Kathleen met Carmine Covelli when he joined the Le Tigre world tour in 2004 as the video and lighting tech guru. During that tour he filmed a chunk of live performance and behind-the-scenes footage that ended up in Who Took The Bomp?, the documentary about Le Tigre’s final tour. Carmine comes from a musical background of metal, hardcore and punk. He is also an actor, performer and sound artist in the experimental downtown theater scene, performing at such places at PS122, St. Marks Church, DTW, and The Kitchen. In 2007, Kathleen saw a solo show of his called “Are You There Galapagos? It’s Me, Carmine.” She found the show so smart and funny that she couldn’t stop thinking about it. She had also seen him play drums in a few acts around town, so one night during her birthday party she asked him to join the band.

Kathleen met Sara Landeau in 2006, when they taught and coached bands at The Willie Mae Rock Camp for Girls in Brooklyn. Sara studied at the New School and Juilliard, and graduated from Columbia University. She now runs her own music school and teaches guitar and drums to young women all over NYC. She spends her days advocating for girls of all ages to learn to play rock music, form bands, and develop self-empowerment through music. Sara had been in a host of punk bands that played shows around NYC, and had a unique killer surfy guitar style that Kathleen loved and thought would enhance The Julie Ruin sound.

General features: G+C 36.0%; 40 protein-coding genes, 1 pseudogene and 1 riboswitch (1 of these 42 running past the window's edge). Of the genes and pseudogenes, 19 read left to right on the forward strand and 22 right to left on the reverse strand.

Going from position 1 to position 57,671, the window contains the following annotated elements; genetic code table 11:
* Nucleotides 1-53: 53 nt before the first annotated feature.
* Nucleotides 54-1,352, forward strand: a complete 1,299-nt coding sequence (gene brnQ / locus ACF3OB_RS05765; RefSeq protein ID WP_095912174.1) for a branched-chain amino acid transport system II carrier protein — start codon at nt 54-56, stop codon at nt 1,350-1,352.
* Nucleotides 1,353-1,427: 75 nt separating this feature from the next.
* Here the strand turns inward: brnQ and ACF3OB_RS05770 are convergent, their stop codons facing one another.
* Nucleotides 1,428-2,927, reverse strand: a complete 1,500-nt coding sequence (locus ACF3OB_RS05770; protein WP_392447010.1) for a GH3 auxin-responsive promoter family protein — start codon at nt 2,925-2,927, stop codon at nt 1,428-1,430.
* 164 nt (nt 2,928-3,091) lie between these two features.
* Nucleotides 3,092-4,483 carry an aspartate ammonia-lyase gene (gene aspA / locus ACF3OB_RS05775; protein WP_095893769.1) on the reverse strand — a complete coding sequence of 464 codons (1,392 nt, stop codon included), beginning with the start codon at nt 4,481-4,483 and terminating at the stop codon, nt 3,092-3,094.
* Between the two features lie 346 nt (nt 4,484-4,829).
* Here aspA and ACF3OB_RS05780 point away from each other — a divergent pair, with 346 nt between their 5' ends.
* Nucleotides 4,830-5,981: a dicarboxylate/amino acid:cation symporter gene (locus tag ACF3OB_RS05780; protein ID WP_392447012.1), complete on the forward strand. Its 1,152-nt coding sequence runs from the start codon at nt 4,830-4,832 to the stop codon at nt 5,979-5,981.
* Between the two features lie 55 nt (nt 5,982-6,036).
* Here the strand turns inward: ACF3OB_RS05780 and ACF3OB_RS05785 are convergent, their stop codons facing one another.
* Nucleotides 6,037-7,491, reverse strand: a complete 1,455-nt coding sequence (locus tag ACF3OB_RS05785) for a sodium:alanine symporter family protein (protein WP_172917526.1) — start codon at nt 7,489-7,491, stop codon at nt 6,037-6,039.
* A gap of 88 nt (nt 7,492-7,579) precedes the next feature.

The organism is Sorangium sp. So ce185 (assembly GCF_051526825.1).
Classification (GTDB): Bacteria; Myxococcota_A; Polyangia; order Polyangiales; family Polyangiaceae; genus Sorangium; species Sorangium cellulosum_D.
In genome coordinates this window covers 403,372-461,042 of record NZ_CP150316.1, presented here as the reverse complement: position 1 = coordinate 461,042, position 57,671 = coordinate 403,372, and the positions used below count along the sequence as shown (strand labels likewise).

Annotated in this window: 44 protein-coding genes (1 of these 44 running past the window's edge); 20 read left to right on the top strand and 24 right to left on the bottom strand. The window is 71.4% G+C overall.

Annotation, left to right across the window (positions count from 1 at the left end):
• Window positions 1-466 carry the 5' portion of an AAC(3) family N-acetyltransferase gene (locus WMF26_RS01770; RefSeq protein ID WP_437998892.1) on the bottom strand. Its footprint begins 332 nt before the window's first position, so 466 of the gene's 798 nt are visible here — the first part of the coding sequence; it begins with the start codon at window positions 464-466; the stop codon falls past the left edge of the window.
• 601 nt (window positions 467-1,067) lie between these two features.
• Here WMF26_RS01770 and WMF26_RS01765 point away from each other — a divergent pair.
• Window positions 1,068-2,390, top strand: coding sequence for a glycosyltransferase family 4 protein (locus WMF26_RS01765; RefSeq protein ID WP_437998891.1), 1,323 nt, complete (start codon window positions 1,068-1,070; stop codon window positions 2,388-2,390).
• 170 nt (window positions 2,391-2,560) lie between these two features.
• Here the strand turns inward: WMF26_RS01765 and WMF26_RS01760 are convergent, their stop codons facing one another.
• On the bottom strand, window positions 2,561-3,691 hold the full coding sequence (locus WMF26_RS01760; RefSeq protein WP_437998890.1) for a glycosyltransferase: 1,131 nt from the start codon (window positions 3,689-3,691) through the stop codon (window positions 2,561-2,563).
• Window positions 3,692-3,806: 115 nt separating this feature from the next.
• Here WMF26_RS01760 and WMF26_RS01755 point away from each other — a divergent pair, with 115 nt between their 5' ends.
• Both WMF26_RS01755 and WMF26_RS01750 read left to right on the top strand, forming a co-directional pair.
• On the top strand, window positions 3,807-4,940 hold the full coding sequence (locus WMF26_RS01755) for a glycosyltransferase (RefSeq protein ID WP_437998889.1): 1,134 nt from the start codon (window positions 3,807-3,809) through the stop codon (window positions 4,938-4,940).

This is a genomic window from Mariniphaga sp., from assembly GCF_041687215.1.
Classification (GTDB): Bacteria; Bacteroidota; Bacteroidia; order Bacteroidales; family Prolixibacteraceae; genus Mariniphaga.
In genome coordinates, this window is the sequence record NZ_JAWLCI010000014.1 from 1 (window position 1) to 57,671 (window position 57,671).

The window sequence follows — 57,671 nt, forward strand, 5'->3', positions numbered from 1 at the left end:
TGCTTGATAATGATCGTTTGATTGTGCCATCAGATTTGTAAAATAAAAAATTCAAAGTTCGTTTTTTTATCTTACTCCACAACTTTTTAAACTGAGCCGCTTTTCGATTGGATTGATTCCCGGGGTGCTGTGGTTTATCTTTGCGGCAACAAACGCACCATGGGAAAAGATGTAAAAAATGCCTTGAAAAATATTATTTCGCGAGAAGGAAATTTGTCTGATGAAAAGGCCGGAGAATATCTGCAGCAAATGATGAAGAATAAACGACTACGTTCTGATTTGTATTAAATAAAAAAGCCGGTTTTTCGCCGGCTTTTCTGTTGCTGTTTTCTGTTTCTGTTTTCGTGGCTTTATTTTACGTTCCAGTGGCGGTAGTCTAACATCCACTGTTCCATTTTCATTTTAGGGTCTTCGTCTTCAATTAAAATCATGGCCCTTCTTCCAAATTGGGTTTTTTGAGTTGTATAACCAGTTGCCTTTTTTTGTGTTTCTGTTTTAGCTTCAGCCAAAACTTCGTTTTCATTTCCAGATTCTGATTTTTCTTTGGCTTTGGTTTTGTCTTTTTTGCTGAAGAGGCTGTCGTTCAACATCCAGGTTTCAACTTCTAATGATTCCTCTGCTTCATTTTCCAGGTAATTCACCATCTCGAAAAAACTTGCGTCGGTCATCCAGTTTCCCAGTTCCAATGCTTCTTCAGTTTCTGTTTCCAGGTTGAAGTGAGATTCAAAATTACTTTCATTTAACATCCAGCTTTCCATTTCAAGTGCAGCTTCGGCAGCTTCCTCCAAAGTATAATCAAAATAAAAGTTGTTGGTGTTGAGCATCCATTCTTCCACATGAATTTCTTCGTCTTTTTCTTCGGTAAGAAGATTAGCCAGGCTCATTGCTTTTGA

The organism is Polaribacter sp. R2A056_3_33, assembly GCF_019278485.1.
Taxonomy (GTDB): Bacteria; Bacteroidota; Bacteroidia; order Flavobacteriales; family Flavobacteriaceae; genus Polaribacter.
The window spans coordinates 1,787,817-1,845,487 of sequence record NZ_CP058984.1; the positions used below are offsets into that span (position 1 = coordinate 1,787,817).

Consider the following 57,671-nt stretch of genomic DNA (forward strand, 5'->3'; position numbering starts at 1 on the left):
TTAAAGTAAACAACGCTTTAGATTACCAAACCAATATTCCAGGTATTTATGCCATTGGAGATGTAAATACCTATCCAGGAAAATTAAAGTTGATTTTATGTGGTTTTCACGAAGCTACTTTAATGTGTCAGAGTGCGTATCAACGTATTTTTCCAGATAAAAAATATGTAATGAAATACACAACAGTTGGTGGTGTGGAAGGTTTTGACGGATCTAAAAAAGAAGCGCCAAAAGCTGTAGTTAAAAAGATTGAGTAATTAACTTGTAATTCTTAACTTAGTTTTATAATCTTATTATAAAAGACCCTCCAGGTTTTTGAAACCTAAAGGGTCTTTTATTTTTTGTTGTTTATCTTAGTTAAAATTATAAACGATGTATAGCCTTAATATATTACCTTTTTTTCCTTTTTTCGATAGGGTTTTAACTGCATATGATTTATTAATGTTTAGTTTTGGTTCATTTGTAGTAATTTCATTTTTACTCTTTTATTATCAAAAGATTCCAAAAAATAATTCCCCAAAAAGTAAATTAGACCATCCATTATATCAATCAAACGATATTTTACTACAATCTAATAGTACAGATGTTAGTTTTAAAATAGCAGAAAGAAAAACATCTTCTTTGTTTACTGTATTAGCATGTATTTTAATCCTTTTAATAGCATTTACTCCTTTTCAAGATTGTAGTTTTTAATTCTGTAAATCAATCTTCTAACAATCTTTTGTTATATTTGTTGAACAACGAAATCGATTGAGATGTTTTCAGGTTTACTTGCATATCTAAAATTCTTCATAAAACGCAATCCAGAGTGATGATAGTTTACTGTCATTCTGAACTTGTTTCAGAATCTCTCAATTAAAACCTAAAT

The group began practicing even before Kathi moved to NYC and was able to join them. They loved the challenge of taking the solo recordings from the Julie Ruin record and recrafting them for a full band. At the end of most rehearsals they would just jam. Those jams turned into the songs that now form Run Fast, the band’s debut album. From the raw opener, “Oh Come On,” to the soulful “Just My Kind” (produced by LCD Soundsystem’s James Murphy), to the synth-heavy title track, “Run Fast,” the album captures the band’s many sides. Through it all, Kathleen’s vocals connect all the dots.